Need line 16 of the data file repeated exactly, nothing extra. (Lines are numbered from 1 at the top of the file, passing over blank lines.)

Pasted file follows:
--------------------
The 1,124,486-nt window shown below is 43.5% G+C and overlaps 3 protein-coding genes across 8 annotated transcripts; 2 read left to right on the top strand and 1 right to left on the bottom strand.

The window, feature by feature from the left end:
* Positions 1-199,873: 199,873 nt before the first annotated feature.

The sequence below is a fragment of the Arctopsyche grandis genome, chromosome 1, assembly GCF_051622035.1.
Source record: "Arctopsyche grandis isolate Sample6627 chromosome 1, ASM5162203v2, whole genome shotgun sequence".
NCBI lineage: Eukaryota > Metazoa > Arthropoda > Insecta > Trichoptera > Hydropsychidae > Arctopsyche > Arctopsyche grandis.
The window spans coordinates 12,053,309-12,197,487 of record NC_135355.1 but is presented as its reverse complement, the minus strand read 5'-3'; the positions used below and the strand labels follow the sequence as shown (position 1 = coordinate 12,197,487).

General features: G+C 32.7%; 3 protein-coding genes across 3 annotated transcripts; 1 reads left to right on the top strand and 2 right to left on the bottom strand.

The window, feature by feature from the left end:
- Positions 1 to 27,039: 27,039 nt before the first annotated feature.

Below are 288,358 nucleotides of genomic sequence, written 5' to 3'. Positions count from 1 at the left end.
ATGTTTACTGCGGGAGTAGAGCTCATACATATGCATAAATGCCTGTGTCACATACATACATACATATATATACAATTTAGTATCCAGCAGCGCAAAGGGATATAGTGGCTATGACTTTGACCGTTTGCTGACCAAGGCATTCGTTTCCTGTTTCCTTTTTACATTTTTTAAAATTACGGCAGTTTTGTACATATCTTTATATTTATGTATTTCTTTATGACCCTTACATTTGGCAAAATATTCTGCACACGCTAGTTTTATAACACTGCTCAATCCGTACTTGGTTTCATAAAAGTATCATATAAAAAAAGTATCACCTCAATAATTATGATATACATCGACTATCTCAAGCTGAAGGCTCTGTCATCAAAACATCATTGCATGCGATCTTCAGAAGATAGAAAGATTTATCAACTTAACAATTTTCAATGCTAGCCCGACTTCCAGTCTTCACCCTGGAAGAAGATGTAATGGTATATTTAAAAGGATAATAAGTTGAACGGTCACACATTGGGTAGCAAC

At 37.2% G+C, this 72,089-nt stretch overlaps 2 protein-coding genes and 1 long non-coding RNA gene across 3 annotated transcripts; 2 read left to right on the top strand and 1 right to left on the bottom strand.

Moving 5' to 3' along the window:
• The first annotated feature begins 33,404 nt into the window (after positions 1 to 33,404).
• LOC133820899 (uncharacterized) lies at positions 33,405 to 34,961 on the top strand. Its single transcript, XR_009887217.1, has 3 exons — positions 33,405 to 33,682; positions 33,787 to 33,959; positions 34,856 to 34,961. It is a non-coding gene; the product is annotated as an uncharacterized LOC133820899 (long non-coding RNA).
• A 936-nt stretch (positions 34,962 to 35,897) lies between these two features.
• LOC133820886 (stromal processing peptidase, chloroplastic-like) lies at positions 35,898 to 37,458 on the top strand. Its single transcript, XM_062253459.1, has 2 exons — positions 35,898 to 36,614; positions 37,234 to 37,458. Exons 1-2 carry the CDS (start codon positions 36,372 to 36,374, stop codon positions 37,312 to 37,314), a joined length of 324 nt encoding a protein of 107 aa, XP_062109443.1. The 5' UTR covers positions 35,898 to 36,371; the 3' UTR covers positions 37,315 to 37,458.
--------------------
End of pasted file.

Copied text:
• LOC133820899 (uncharacterized) lies at positions 33,405 to 34,961 on the top strand. Its single transcript, XR_009887217.1, has 3 exons — positions 33,405 to 33,682; positions 33,787 to 33,959; positions 34,856 to 34,961. It is a non-coding gene; the product is annotated as an uncharacterized LOC133820899 (long non-coding RNA).